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Why I needed to use Outlook Web App’s in offline mode instead of Outlook

By Tony Redmond, WindowsITPro.com

Some difficulties with Wi-Fi forces a decision to use Outlook Web App configured for offline access instead of Outlook 2013. Why? Well, Outlook is a bit of a pig when it comes to network resources because it synchronizes so much data from so many sources. On the other hand, OWA is efficient and quick and uses far less bandwidth - and still provides a pretty good interface.

I've made lots of comments about Outlook Web App (OWA) over the last year. Justifiably so, I think, seeing that I have actually been using OWA more than I usually do and Microsoft has released their OWA for iOS app. But returning once again to my travel escapades that caused me to use OWA light on a TV set in Abu Dhabi, I continued to experience more network connectivity issues as I traveled onward to Australia that resulted in a decision being made to use OWA premium rather than Outlook 2013 for the duration of the trip. On the surface (no pun intended, for this was indeed the device I used), this might seem like a strange thing to do as Outlook 2013 is obviously a much more functional client than OWA. But Outlook’s functionality has to be paid for in the form of resources and in this case, it was the network that determined client choice. Or lack of network to be precise.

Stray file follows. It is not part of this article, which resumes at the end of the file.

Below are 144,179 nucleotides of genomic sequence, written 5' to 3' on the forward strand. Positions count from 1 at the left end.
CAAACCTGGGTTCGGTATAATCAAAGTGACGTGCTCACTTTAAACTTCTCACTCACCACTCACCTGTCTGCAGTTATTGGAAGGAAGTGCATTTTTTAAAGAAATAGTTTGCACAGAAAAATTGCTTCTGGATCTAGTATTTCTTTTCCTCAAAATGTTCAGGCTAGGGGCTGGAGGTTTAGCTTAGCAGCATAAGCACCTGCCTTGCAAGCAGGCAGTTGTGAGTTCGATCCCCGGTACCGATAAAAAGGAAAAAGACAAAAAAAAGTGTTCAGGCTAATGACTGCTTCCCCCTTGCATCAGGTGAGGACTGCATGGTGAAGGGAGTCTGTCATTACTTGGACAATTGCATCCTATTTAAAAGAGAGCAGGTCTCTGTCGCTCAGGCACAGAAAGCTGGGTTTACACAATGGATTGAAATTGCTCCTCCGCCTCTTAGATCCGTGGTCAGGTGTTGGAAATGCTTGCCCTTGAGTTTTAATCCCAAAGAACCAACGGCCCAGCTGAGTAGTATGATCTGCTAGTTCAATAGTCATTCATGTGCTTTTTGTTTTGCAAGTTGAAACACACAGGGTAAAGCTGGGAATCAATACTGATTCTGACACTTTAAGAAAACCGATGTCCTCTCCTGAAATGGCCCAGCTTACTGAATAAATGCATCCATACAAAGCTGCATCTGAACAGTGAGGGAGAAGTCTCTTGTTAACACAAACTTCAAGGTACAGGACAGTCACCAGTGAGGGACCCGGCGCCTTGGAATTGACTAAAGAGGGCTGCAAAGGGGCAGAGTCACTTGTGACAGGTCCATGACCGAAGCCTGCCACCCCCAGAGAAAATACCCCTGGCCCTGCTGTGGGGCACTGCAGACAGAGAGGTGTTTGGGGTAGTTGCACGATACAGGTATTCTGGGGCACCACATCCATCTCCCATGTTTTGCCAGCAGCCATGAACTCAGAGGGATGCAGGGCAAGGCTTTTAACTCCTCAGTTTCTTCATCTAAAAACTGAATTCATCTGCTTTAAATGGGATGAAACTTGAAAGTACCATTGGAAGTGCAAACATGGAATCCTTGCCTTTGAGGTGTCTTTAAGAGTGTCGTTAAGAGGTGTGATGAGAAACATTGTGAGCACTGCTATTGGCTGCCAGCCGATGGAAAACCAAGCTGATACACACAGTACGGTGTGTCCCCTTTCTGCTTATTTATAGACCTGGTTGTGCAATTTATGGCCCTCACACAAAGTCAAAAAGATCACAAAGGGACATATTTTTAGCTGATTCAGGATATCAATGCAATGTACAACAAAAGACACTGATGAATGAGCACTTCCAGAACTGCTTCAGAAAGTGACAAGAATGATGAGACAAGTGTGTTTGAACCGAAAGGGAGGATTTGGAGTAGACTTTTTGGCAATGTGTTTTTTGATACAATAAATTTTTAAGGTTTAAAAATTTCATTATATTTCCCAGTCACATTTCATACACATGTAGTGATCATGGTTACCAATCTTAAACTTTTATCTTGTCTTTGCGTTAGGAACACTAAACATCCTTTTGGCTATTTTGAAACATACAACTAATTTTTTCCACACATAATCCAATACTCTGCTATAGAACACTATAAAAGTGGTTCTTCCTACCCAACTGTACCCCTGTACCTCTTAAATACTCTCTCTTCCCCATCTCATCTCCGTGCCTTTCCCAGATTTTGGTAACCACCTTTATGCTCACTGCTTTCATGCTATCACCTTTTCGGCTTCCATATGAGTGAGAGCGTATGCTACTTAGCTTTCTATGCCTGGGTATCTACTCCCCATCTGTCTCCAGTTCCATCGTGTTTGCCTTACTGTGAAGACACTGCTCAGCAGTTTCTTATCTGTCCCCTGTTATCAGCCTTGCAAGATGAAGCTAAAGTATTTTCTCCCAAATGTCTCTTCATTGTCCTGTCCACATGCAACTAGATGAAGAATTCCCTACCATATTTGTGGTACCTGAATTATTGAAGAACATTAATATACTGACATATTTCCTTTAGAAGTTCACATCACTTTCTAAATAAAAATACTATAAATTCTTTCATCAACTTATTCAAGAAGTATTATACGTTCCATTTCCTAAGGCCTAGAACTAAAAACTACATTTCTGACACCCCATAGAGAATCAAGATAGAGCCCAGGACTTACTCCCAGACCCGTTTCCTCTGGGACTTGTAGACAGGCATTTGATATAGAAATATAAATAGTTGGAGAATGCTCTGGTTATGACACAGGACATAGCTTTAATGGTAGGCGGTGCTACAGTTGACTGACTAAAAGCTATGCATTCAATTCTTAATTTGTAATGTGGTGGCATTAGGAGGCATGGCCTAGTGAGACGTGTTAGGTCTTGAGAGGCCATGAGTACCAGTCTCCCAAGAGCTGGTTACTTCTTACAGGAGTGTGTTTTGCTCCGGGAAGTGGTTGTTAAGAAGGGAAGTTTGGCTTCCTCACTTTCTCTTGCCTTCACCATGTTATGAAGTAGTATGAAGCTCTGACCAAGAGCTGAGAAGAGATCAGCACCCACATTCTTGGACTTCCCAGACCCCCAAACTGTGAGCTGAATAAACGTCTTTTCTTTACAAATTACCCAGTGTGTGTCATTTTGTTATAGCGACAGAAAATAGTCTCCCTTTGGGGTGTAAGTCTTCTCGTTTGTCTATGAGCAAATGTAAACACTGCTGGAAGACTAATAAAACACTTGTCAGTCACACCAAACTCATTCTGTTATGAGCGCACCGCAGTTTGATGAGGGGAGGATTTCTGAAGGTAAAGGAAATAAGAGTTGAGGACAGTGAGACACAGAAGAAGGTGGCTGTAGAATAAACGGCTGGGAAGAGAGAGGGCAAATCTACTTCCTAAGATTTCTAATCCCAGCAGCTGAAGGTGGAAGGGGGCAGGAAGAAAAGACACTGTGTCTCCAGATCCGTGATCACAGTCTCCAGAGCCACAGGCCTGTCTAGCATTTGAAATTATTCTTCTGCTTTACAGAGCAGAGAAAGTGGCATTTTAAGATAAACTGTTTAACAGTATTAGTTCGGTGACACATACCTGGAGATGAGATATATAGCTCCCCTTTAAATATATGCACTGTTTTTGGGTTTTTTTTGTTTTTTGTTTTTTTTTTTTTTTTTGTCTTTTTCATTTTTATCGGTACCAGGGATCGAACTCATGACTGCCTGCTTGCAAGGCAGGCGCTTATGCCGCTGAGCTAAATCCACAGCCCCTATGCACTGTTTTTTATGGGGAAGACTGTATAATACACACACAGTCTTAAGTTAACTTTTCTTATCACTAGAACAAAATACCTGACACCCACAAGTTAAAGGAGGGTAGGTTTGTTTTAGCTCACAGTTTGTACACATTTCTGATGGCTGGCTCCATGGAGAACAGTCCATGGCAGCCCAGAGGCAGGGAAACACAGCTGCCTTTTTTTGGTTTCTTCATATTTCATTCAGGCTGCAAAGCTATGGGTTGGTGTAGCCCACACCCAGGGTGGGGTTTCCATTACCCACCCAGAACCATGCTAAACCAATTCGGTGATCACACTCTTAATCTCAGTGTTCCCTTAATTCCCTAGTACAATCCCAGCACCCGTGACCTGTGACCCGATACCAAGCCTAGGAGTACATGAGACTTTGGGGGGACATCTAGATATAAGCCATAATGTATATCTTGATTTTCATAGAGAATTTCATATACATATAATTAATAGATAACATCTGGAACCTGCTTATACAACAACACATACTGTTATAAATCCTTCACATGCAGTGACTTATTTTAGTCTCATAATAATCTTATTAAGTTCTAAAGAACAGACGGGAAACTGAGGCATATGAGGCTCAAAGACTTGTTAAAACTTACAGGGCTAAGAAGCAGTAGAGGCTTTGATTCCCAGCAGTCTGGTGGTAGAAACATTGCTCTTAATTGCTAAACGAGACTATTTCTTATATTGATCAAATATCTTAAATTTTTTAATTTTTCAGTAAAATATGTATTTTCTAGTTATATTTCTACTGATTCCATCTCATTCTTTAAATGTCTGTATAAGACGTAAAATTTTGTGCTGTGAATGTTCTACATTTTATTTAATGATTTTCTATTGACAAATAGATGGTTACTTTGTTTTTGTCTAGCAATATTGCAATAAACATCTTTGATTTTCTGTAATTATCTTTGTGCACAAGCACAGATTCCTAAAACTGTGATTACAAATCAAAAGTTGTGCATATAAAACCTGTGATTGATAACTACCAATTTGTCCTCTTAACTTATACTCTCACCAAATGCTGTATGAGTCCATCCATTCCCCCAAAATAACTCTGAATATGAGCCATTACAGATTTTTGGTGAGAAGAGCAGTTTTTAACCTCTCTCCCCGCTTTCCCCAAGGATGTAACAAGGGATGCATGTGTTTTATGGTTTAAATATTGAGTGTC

Australia is a wonderful country with friendly people, great weather, and a host of things to do. That advertisement for the Australian tourist authority has to be balanced by the fact that most Australian hotels insist on abusing their clients by over-charging for weak and slow Wi-Fi networks. $20 a night seems to be the going rate in most cities, which I wouldn’t mind paying if I was able to connect to more than just Facebook.

Of course, it’s possible to seek out free Wi-Fi in coffee shops and the like but there’s a limit to the amount of coffee that you can drink, good as it might be. So a decision was made to purchase a Telstra 4G USB modem, a device that can support up to 5 concurrent connections at reasonable speed in the major urban areas.

For years, one of Outlook’s strengths has been its ability to insulate users from flaky networks by synchronizing data to the OST. The transition from offline to online access is smooth and email flows without a hitch. It’s one of the things that has made Outlook a premium client and one of the reasons why many spend a lot of their working life deep in Outlook.

But Outlook consumes a lot of network bandwidth to get things done. Outlook 2013 was perfectly happy to connect using the 4G modem, albeit slowly. The problem is that Outlook 2013 often connects to more than your personal mailbox. In fact, Outlook 2013 is a connection fulcrum that fetches information from myriad places to present a full picture of your online world. Links to Facebook and LinkedIn via Outlook’s social connector inform of important new developments in the lives of friends and colleagues while connections to shared mailboxes, site mailboxes, and public folders mean that all manner of information is available. And of course, the OAB is updated daily so that you know about new mailboxes and groups. All good stuff, but highly dependent on solid networks.

 

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